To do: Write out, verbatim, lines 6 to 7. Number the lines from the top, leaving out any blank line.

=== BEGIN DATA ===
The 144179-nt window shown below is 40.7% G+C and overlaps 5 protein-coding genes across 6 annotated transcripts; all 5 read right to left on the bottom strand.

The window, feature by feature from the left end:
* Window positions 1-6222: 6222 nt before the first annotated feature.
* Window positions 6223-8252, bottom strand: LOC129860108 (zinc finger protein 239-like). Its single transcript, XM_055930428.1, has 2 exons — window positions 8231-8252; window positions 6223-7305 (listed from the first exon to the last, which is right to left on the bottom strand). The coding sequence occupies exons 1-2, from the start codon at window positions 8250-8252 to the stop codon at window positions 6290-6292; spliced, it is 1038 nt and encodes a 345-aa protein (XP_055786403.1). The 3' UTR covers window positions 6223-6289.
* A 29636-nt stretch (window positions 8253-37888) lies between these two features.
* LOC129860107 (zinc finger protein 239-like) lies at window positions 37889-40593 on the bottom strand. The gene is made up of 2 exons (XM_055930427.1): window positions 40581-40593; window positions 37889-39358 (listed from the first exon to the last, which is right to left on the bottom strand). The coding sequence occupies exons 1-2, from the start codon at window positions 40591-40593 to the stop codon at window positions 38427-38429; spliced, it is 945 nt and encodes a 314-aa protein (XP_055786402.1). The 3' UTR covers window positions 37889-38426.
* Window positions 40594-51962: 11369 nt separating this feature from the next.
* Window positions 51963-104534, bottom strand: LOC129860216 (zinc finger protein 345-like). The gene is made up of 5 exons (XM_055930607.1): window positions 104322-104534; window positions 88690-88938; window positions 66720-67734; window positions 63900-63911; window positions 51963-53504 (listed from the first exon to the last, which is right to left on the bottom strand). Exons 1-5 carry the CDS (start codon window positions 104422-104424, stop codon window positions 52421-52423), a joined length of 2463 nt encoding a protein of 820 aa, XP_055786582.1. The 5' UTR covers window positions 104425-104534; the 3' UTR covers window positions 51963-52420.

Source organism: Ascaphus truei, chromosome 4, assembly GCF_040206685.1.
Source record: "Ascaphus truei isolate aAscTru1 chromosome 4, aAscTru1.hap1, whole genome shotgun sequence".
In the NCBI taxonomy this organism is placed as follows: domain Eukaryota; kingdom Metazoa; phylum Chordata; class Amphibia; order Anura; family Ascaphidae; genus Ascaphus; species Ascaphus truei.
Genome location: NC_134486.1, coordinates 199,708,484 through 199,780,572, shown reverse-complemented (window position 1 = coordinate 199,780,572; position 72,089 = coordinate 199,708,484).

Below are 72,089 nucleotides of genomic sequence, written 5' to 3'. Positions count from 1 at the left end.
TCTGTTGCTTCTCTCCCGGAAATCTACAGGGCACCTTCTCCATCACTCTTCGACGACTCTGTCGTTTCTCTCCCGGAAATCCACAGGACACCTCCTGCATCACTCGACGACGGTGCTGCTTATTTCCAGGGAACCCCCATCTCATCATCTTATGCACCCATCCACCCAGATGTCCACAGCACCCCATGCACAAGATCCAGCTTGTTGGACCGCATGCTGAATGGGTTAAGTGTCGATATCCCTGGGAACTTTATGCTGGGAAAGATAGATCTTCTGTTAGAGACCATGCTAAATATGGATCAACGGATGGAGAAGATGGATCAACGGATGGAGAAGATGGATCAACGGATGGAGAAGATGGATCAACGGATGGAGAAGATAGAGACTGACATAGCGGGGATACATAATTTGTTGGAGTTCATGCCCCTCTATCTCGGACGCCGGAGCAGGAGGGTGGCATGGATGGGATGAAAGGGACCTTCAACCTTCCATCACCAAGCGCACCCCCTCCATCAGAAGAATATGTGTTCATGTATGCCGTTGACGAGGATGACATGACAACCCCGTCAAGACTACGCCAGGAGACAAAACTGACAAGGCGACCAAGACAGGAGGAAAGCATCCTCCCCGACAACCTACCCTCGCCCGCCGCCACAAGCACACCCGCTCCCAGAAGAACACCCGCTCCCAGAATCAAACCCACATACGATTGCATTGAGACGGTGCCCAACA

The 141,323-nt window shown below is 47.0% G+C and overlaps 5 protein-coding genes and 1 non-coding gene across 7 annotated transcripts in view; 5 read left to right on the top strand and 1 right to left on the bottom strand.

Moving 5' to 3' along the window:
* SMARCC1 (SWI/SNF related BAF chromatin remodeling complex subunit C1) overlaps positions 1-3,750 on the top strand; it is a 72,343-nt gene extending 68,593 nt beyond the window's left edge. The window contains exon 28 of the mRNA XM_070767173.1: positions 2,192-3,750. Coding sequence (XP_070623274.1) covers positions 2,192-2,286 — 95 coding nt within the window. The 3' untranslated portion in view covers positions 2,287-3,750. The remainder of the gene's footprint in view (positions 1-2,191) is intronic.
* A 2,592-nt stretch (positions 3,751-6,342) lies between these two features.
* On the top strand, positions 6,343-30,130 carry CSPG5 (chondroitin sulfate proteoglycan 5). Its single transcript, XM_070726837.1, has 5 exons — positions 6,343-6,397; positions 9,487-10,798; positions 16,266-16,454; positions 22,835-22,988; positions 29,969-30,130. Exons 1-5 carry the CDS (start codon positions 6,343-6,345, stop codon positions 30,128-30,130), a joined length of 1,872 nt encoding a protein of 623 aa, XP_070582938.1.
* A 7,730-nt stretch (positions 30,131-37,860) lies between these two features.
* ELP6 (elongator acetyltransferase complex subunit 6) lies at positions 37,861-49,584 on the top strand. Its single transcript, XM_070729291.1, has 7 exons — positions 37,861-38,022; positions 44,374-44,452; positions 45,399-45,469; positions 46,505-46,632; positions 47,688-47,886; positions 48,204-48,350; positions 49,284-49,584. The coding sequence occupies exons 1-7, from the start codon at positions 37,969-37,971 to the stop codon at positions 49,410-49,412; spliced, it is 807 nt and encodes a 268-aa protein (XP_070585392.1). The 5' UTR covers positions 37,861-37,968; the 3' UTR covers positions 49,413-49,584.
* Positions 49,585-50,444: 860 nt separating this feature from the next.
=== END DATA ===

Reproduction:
* LOC129860107 (zinc finger protein 239-like) lies at window positions 37889-40593 on the bottom strand. The gene is made up of 2 exons (XM_055930427.1): window positions 40581-40593; window positions 37889-39358 (listed from the first exon to the last, which is right to left on the bottom strand). The coding sequence occupies exons 1-2, from the start codon at window positions 40591-40593 to the stop codon at window positions 38427-38429; spliced, it is 945 nt and encodes a 314-aa protein (XP_055786402.1). The 3' UTR covers window positions 37889-38426.
* Window positions 40594-51962: 11369 nt separating this feature from the next.